The Texans leaned heavily on Foster in 2012 with his 351 carries. What I find to be very interesting is he was used less then ever before in the passing game. If you play in a PPR league, Foster’s usage in the passing game was no doubt extremely appealing. In 2010 and 2011, he had seasons of 66 and 53 receptions respectively. He also had over 600 receiving yards in each of the those seasons. In 2012 he had 40 receptions with only 217 receiving yards. In a PPR league, that is an average of almost 60 fewer fantasy points over a season. It may not sound like a lot, but that’s almost four fewer points a week he’s averaging. We all know the margin of victory can be slim and I’m sure many of us have been watching late on a Monday night waiting for one more reception or a few more yards so we can secure victory. Foster’s lack of involvement in the passing game should be a serious cause for concern. If you plan on holding Foster, you have to hope the Texans plan on getting him more involved going forward. Foster came off the field in favor of Justin Forsett on many third downs, but even Forsett only had three receptions on the season. The running backs as a collective unit seemed to be phased out of the passing game much of 2012. Again, if you plan on holding, you’re hoping this was an anomaly and due to what was being shown to them on the defensive side of the ball.
So what about Ben Tate, and how does he fit into all of this?
Many of Foster’s increased touches were due to Tate’s injury plagued season. Tate missed five games in the 2012 season and was limited in much of his playing time. With Forsett as the next best option at running back, Foster was forced into increased playing time. At this point, I’m not sure what to expect out of Tate in 2013 and what his subsequent effect on Arian Foster will be. One train of thought is if Tate comes back healthy, he can cut down on Foster’s workload and possibly keep him more productive for longer. Foster certainly needs this if he wants to prolong his career. Of course the other worry is that if Tate does indeed come back healthy, he coudl steal a number of carries? Will Gary Kubiak want to see more of a timeshare? Kubiak has shown in the past he’s not afraid to move on quickly from a running back. He’s stuck with Foster longer then he did Ron Dayne or Steve Slaton, but we still can’t forget that he’s a Mike Shanahan disciple. As unpredictable as Kubiak has proved to be at times, I’m afraid there is no clear answer.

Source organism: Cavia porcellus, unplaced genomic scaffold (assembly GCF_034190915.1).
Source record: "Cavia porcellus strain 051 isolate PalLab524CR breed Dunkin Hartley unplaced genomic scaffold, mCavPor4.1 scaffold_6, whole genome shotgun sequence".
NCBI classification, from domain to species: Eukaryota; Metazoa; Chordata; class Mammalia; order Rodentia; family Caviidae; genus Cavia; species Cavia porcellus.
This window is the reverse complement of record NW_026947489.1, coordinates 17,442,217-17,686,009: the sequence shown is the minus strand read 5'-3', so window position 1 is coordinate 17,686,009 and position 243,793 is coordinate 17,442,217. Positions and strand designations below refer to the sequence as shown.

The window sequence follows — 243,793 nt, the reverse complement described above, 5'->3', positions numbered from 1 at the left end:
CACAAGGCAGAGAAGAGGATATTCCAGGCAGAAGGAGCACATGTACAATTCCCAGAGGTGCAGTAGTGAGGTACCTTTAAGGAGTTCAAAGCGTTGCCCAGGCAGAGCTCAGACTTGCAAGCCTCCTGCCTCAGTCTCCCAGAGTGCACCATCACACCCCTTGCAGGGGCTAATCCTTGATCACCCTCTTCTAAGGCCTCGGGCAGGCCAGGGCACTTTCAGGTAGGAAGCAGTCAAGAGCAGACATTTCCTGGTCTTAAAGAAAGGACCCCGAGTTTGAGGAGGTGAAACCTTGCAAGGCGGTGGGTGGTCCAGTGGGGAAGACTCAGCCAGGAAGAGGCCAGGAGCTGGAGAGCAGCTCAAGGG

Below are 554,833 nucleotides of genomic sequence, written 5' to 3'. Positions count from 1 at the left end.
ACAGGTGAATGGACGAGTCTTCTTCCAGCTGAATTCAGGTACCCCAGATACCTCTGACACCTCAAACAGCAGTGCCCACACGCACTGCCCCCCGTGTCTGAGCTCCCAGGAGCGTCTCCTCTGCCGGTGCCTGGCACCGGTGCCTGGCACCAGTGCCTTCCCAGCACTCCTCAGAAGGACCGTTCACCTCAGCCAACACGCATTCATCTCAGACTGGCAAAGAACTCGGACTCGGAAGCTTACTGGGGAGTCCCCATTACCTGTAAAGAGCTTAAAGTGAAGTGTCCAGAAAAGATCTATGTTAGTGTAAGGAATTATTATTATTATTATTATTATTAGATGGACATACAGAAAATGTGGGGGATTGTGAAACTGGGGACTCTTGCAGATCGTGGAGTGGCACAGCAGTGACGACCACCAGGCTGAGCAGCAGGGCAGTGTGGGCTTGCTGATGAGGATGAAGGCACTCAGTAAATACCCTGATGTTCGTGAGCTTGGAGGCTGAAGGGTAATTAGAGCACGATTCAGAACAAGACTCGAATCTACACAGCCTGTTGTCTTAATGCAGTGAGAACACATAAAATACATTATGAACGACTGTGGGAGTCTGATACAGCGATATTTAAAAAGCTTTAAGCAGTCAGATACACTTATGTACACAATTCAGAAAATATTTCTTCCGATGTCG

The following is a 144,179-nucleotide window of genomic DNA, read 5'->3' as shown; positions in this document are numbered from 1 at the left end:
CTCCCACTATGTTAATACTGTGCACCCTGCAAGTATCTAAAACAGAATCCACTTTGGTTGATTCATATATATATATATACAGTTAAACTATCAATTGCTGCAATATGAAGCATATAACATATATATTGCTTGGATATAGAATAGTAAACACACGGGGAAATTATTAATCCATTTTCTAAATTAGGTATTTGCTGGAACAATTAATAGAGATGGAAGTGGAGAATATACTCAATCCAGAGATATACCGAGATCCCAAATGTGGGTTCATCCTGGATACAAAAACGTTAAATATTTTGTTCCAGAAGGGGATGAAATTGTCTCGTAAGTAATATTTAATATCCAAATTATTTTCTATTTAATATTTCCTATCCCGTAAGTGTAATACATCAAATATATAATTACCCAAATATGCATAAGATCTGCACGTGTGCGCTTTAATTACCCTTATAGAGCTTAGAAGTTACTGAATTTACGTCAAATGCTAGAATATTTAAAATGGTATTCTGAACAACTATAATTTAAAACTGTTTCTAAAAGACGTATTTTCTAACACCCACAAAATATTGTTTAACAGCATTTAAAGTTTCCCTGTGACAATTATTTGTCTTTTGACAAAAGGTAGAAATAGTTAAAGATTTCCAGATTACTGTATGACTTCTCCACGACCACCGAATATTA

It will be interesting to see the Texans plan going forth giving a huge load to Foster – the team has previously said they’ll continue to lean on him. Given the rich contract Foster signed last off-season I would expect them to continue to lean on him. I don’t think Tate will cut into his workload too much, and if anything will help him stay fresh. Tate has proved unable to stay healthy and could end up being another Jonathan Stewart-type tease. I’m still concerned with Foster’s downward trend (he’ll be 27 when the season starts). If he continues on this trend, it could be a rocky ride for dynasty owners. If I was in a rebuilding mode, I think I’d look to deal Foster to a contender for a solid youthful core. Foster is still going to be a first rounder in startups and redraft leagues since he’s still got plenty of value, but the clock is definitely running on his continued high RB1 production.